FIG. 5.

Nyquist electrochemical impedance spectra of bare GCE, PANI-GCE, and PASP-GCE measured in 0.1 M KCl containing 1mM K3[Fe(CN)6]/K4[Fe(CN)6].

FIG. 5.

Nyquist electrochemical impedance spectra of bare GCE, PANI-GCE, and PASP-GCE measured in 0.1 M KCl containing 1mM K3[Fe(CN)6]/K4[Fe(CN)6].

Close modal

In Fig. 6 cyclic voltammograms and peak current-square root of scanning rate relationship curves of modified GCEs measured in 5 mM HQ or 5 mM CC (pH 2.0) with scanning rate ranging from 200 to 500 mV/s are presented. It can be seen that redox peak currents, anodic peak current (Ip,a) and cathodic peak current (Ip,c), rise as scanning rate goes up, either at PANI-GCE or at PASP-GCE. Meanwhile, anodic peak potential shifts positively, with cathodic peak potential shifting negatively. On the other hand, good linear relationships between peak currents (Ip,a and Ip,c) and square root of scanning rate confirm that the redox reactions of HQ and CC at the surfaces of PANI-GCE and PASP-GCE are all controlled by diffusion.

FIG. 6.

Cyclic voltammograms of PANI-GCE in HQ (a), PANI-GCE in CC (b), PASP-GCE in HQ (c), and PASP-GCE in CC (d) at various scanning rates. And peak current-square root of scanning rate relationship curves of PANI-GCE in HQ (e), PANI-GCE in CC (f), PASP-GCE in HQ (g), and PASP-GCE in CC (h).

FIG. 6.

Cyclic voltammograms of PANI-GCE in HQ (a), PANI-GCE in CC (b), PASP-GCE in HQ (c), and PASP-GCE in CC (d) at various scanning rates. And peak current-square root of scanning rate relationship curves of PANI-GCE in HQ (e), PANI-GCE in CC (f), PASP-GCE in HQ (g), and PASP-GCE in CC (h).

Close modal

Fig. 7 displays current density-time curves during HQ and CC electro-oxidation at different potentials. Herein, current density refers to current, recorded in an electrochemical oxidation experiment, divided by electro-active electrode surface area figured out on the basis of Randles-Sevcik formula.7,29,30 At the test potentials, compared to PANI-GCE, PASP-GCE shows over two-fold larger current density in the electro-oxidation of HQ and CC after 200 s with a less obvious current decay afterwards, indicating the better catalytic performance of PASP towards phenolic species.

FIG. 7.

Current density-time curves for modified GCEs at potentials of 0.4 V (a), 0.5 V (b), and 0.6 V (c) in 5 mM HQ (pH 2.0); at 0.55 V (d), 0.7 V (e), and 0.8 V (f) in 5 mM CC (pH 2.0).

FIG. 7.

Current density-time curves for modified GCEs at potentials of 0.4 V (a), 0.5 V (b), and 0.6 V (c) in 5 mM HQ (pH 2.0); at 0.55 V (d), 0.7 V (e), and 0.8 V (f) in 5 mM CC (pH 2.0).

Close modal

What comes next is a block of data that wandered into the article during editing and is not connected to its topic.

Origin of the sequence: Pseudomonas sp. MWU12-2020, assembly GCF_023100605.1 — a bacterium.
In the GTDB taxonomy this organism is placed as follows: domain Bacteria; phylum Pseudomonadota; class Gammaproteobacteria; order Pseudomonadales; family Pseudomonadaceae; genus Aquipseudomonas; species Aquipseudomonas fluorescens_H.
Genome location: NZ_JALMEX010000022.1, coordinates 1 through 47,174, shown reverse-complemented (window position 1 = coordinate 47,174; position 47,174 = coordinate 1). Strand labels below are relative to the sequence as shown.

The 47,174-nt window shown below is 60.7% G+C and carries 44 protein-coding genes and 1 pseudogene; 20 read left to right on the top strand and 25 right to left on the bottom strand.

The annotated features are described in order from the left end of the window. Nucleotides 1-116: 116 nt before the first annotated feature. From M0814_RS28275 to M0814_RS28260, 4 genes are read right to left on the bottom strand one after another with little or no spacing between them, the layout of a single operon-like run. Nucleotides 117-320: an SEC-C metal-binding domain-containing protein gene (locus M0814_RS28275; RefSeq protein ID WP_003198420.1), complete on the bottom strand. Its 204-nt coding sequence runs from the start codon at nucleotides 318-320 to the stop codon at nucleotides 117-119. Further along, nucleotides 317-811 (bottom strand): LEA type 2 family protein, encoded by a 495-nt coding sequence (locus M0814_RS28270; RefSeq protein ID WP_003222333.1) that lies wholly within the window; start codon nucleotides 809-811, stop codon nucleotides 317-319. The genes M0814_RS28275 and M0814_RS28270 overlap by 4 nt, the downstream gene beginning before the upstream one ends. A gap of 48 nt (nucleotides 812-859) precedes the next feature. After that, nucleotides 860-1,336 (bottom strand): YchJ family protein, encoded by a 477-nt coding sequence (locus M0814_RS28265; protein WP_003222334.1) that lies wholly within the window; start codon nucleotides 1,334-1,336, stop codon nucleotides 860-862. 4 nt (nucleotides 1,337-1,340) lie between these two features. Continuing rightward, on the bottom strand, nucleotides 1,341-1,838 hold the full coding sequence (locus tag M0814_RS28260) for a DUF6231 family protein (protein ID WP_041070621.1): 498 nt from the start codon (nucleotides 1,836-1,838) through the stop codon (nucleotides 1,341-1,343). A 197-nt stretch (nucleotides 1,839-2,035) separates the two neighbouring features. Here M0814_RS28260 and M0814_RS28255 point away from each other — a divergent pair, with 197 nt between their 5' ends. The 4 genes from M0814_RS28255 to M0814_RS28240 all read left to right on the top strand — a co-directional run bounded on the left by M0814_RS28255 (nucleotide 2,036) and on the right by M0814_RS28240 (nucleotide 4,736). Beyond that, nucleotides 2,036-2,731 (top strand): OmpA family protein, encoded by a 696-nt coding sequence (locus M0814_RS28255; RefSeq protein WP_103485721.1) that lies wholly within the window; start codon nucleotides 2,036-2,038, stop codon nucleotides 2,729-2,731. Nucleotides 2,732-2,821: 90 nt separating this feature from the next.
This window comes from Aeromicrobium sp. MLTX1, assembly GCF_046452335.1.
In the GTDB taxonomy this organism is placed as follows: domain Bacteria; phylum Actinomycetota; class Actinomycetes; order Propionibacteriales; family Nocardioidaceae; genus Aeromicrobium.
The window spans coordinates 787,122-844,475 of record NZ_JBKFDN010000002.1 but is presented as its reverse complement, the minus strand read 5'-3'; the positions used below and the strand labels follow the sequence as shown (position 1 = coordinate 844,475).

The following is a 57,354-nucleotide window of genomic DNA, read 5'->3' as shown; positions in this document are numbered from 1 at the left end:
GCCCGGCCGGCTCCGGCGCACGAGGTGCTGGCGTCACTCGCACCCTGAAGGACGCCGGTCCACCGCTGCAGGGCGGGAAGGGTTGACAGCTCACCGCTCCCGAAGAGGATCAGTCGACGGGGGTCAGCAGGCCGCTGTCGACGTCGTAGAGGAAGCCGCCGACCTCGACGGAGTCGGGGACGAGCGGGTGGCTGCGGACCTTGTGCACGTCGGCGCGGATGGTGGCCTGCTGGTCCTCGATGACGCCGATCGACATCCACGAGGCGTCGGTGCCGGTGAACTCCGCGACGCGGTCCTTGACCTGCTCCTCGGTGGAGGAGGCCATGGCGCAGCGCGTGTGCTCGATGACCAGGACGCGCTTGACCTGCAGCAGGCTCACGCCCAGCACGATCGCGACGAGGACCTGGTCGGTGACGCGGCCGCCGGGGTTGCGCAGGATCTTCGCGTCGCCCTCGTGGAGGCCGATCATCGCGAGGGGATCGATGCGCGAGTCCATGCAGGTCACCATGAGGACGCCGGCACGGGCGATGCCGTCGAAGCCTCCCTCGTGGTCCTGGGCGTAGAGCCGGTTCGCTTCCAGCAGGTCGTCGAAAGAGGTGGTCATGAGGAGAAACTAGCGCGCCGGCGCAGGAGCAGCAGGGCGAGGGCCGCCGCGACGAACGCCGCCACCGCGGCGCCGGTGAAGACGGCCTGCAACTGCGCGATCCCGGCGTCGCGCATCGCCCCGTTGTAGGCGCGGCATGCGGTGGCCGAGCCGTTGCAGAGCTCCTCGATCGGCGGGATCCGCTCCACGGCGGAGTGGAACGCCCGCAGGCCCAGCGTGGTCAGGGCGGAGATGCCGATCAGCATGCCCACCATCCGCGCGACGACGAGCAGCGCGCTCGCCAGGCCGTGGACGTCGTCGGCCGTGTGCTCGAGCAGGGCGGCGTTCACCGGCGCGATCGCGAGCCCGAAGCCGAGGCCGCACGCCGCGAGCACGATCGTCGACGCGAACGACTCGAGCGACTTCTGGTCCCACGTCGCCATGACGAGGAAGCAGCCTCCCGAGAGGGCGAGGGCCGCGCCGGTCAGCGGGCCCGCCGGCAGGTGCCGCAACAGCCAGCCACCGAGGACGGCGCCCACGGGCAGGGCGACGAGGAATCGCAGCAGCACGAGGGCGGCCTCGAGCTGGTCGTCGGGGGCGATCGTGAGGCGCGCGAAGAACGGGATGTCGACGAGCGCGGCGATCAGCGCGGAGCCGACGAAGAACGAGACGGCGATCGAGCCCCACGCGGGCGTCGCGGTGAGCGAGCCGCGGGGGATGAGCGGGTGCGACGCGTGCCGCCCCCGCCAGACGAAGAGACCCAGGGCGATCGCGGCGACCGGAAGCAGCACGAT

Due to the power of 1H-NMR to quantitatively and specifically identify organic molecules, it was utilized to evaluate the electro-oxidation capacity. As is exhibited in Fig. 8, the 1H-NMR spectrum of HQ displays a singlet proton signal at around 6.63 ppm, and the signal for para-benzoquinone (p-Q, the oxidized form of HQ) appears at roughly 6.70 ppm after 1.5 h of electrochemical oxidation. In Fig. 9, the proton signal for ortho-benzoquinone (o-Q, the oxidized form of CC) appears at ∼6.97 ppm after 5 h of electrolysis, while two multiplets of CC proton signals are observed at about 6.77 and 6.69 ppm.

FIG. 8.

1H-NMR spectra of 5 mM HQ (pH 2.0) before and after 1.5 h of electro-catalytic oxidation with PANI-GCE at potentials of 0.4 V (a), 0.5 V (b), and 0.6 V (c); with PASP-GCE at 0.4 V (d), 0.5 V (e), and 0.6 V (f).

FIG. 8.

1H-NMR spectra of 5 mM HQ (pH 2.0) before and after 1.5 h of electro-catalytic oxidation with PANI-GCE at potentials of 0.4 V (a), 0.5 V (b), and 0.6 V (c); with PASP-GCE at 0.4 V (d), 0.5 V (e), and 0.6 V (f).

Close modal
FIG. 9.

1H-NMR spectra of 50 mM CC (pH 2.0) before and after 5 h of electro-catalytic oxidation with PANI-GCE at potentials of 0.55 V (a), 0.7 V (b), and 0.8 V (c); with PASP-GCE at 0.55 V (d), 0.7 V (e), and 0.8 V (f). The insets show amplified 1H-NMR spectra ranging from 6.95 to 7.05 ppm.

FIG. 9.

1H-NMR spectra of 50 mM CC (pH 2.0) before and after 5 h of electro-catalytic oxidation with PANI-GCE at potentials of 0.55 V (a), 0.7 V (b), and 0.8 V (c); with PASP-GCE at 0.55 V (d), 0.7 V (e), and 0.8 V (f). The insets show amplified 1H-NMR spectra ranging from 6.95 to 7.05 ppm.

Close modal

Further insights into the impacts of PANI-GCE and PASP-GCE on HQ and CC oxidation are provided by integrated area density comparison of p-Q and o-Q (Fig. 10). Herein, we define integrated area density as signal intensity divided by electro-active area. In this step, the approach to calculating electro-active surface area mentioned in current density calculation has been adopted, and signal intensity normalization has been achieved with TMSP signal intensity. As can be seen in Fig. 10, integrated area density increases as potential applied rises, with values at PASP-GCE growing more markedly than those at PANI-GCE. In terms of promotion in integrated area density by PASP, the most enormous increase in p-Q is observed at 0.6 V with 3.34 folds, the one in o-Q at 0.8 V with 7.46 folds. It is noticeable that, despite a ten-time-diluted concentration of HQ, p-Q signal intensity constitutes larger integrated area density than o-Q signal intensity does.

FIG. 10.

1H-NMR integrated area densities of p-Q after 1.5 h of electro-catalytic oxidation (a) and o-Q after 5 h of electro-catalytic oxidation (b) using PANI-GCE (orange) and PASP-GCE (blue) as working electrodes at different potentials.